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Privatization vs. government control


Here's something I wrote in the summer of 2006, during an instance of a recurring political flame war on a mailing list. Been meaning to post it here for a while. I'm posting it now, at a time when I'm not involved in any arguments on this topic, so that it won't be seen as being about any particular discussion or argument.

In the bracketed bits in the following, the "|" symbol (the vertical bar, a.k.a. "pipe") is to be read, loosely, as meaning "or"; I'm kinda misusing it, but the idea is to present a list of options. Italicized terms are variables (like in Mad Libs), where you can plug in a relevant value of your choice.

I've seen a lot of instances of this argument in a lot of contexts. Figured it was time for someone to summarize. Feel free to use the following cogent and unanswerable argument whenever this topic comes up.

I support [privatization|government control] ("my system" for short). You, on the other hand, support [government control|privatization] ("your system" for short).

My system is the best system. That's because under your system, bad stuff happens, whereas under my system, nothing bad ever happens. Anything bad that does happen under my system is the result of [imperfect implementation of my system|the influence of your system]. Anything good that happens under your system is the result of [historical accident|the influence of my system].

For example, you gave an example of [disaster] to show that my system is bad, and [good thing] to show that your system is good. However, both [disaster] and [good thing] actually prove that my system is best!

Furthermore, only my system handles monopolies in a good way. As the example of [specific monopoly] clearly shows, and as history demonstrates, my system is best for dealing with monopolies, while under your system, monopolies are handled badly. Also, your definition of "monopoly" is wrong, and your ideas about how they should be handled are bad ones.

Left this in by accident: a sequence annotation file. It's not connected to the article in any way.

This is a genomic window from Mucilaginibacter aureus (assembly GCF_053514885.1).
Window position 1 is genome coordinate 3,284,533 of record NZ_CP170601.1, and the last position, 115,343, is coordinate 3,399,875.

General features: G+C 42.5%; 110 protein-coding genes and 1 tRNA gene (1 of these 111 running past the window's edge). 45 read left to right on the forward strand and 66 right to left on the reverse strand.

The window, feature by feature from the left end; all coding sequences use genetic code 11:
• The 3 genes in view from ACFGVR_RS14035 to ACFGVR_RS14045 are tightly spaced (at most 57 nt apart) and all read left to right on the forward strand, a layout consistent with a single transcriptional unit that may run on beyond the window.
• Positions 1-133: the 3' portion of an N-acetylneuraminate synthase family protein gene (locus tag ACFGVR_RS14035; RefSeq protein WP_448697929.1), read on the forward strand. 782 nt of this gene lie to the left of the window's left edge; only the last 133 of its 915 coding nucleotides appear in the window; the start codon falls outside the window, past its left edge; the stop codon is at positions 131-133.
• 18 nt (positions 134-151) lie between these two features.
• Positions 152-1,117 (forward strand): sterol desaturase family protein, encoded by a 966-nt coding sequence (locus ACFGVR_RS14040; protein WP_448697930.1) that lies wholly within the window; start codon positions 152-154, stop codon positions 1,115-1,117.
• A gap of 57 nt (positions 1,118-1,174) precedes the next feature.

Similarly, only my system handles large-scale projects in a good way. As the example of [the US interstate highway system|the US space program|Europe|the US phone system|the US power grid|the Internet] clearly shows, only my system is capable of [doing a good job|producing innovation|serving the interests of ordinary people] when it comes to large-scale projects; none of those projects did well [until my system started running them|after your system started running them].

Also, your argument is flawed because you don't seem to realize that competition is inherently [good|bad].

The thing I don't get is why you keep arguing for your system, because as I've shown, my system is clearly and obviously the one and only correct system. I'm not sure how anyone could think otherwise.


The thing is, you've forgotten that although you claim that you are interested in [privatization|government control] because it will work for everybody, really you are only interested in how it helps your own demographic. And look at [famous person] who supports your system—[he|she] said [something stupid about global warming|the war in Iraq|Valerie Plame|Gitmo|Battlestar Galactica]! What a [fat|stupid|hypocritical|effeminate|female|ignorant|corrupt|foreign] [politician|Frenchman|homosexual|businessman|creep|buffoon]! Why don't you and [famous person] [move to France|have sex in a men's room|torture people|run for office youselves|masturbate to internet pornography|write poetry together|drive your SUVs off a cliff]?

If that doesn't convince you of the logical superiority of my position over yours, I don't know what will.


This general pattern is a large part of why I am no longer on That Mailing List, if it is the one I suspect it is. I felt like the conversation was more rhetoric from entrenched and immutable positions than true dialog so I felt like nothing I wrote was likely to be considered on its own merits.

Vardibidian: :) :) Nice.

Laura: Actually, this wasn't from That List--I never even signed up for that one, if I'm thinking of the one you're talking about. But I think this argument happens on mailing lists and newsgroups everywhere.

When I first posted this, someone suggested that with a little work, it could be generalized to cover any standard online argument. But I ended up just sticking with the specifics of the particular argument at hand.

Thanks Vardibidian, first time I have laughed out loud in a week!


I have a lot of conversations ... er, no ... I've experienced ... monologues like this. Many. Tips on turning these into exploratory discussion/discovery/curiosity conversations instead of "Agree With Me!" rounds would be always welcome.

Kir: Good question; sadly, I have no answers. I'm normally in favor of discussing specifics rather than generalities, but in this particular sort of argument, specifics don't seem to help. I tend to just avoid certain topics with certain people (and on mailing lists and public forums).

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